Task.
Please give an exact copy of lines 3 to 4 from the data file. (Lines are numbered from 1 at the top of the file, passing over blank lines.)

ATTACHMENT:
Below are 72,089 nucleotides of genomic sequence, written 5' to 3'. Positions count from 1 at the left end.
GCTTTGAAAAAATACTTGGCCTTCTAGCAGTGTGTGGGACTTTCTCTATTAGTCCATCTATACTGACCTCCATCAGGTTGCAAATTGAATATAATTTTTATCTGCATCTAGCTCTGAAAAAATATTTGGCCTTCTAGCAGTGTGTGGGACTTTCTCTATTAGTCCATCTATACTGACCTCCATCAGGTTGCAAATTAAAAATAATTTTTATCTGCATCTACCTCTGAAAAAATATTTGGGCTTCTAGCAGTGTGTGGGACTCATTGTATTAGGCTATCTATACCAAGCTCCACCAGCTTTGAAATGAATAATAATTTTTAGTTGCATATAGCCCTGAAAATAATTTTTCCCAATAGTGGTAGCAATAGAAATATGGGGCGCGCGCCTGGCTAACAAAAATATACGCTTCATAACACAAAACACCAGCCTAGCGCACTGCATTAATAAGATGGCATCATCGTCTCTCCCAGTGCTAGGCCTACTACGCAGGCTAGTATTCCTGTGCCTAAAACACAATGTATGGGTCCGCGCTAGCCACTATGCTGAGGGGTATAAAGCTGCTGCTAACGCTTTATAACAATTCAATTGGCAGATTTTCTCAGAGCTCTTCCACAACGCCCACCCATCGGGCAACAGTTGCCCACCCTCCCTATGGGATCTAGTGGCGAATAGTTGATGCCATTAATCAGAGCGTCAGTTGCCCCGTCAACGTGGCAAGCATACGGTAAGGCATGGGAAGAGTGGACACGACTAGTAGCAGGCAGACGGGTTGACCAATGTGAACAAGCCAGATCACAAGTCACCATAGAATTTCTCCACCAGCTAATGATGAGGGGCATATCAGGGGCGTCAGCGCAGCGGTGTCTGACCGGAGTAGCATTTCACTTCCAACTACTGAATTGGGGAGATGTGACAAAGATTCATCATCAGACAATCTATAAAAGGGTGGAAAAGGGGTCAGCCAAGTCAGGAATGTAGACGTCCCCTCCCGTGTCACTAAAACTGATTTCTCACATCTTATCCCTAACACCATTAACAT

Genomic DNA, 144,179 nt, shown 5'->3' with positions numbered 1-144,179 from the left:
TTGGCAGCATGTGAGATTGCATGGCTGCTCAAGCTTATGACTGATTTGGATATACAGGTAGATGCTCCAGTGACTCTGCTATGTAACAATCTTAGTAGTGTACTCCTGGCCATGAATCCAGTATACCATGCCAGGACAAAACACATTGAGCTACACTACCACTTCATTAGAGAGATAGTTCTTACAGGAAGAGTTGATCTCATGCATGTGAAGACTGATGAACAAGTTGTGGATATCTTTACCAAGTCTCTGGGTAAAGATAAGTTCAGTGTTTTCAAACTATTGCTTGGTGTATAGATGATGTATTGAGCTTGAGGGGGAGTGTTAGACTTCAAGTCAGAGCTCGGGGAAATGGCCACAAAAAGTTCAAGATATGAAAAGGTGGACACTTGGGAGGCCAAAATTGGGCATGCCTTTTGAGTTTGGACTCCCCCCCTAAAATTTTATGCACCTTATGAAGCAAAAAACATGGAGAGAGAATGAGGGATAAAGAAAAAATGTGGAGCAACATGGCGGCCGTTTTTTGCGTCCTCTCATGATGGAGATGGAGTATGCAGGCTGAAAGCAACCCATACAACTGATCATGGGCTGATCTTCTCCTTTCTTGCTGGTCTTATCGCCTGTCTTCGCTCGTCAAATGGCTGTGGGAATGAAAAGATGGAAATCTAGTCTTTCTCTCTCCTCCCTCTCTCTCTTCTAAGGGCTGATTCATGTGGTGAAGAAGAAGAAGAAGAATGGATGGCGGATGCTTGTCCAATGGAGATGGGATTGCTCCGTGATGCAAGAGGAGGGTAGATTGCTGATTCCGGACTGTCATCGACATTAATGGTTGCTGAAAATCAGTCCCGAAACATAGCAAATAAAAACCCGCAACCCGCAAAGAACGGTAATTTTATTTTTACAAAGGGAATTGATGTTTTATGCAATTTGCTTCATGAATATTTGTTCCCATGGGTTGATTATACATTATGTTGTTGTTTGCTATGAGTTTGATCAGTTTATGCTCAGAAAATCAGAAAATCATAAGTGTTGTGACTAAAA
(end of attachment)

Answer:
Genomic DNA, 144,179 nt, shown 5'->3' with positions numbered 1-144,179 from the left:
TTGGCAGCATGTGAGATTGCATGGCTGCTCAAGCTTATGACTGATTTGGATATACAGGTAGATGCTCCAGTGACTCTGCTATGTAACAATCTTAGTAGTGTACTCCTGGCCATGAATCCAGTATACCATGCCAGGACAAAACACATTGAGCTACACTACCACTTCATTAGAGAGATAGTTCTTACAGGAAGAGTTGATCTCATGCATGTGAAGACTGATGAACAAGTTGTGGATATCTTTACCAAGTCTCTGGGTAAAGATAAGTTCAGTGTTTTCAAACTATTGCTTGGTGTATAGATGATGTATTGAGCTTGAGGGGGAGTGTTAGACTTCAAGTCAGAGCTCGGGGAAATGGCCACAAAAAGTTCAAGATATGAAAAGGTGGACACTTGGGAGGCCAAAATTGGGCATGCCTTTTGAGTTTGGACTCCCCCCCTAAAATTTTATGCACCTTATGAAGCAAAAAACATGGAGAGAGAATGAGGGATAAAGAAAAAATGTGGAGCAACATGGCGGCCGTTTTTTGCGTCCTCTCATGATGGAGATGGAGTATGCAGGCTGAAAGCAACCCATACAACTGATCATGGGCTGATCTTCTCCTTTCTTGCTGGTCTTATCGCCTGTCTTCGCTCGTCAAATGGCTGTGGGAATGAAAAGATGGAAATCTAGTCTTTCTCTCTCCTCCCTCTCTCTCTTCTAAGGGCTGATTCATGTGGTGAAGAAGAAGAAGAAGAATGGATGGCGGATGCTTGTCCAATGGAGATGGGATTGCTCCGTGATGCAAGAGGAGGGTAGATTGCTGATTCCGGACTGTCATCGACATTAATGGTTGCTGAAAATCAGTCCCGAAACATAGCAAATAAAAACCCGCAACCCGCAAAGAACGGTAATTTTATTTTTACAAAGGGAATTGATGTTTTATGCAATTTGCTTCATGAATATTTGTTCCCATGGGTTGATTATACATTATGTTGTTGTTTGCTATGAGTTTGATCAGTTTATGCTCAGAAAATCAGAAAATCATAAGTGTTGTGACTAAAA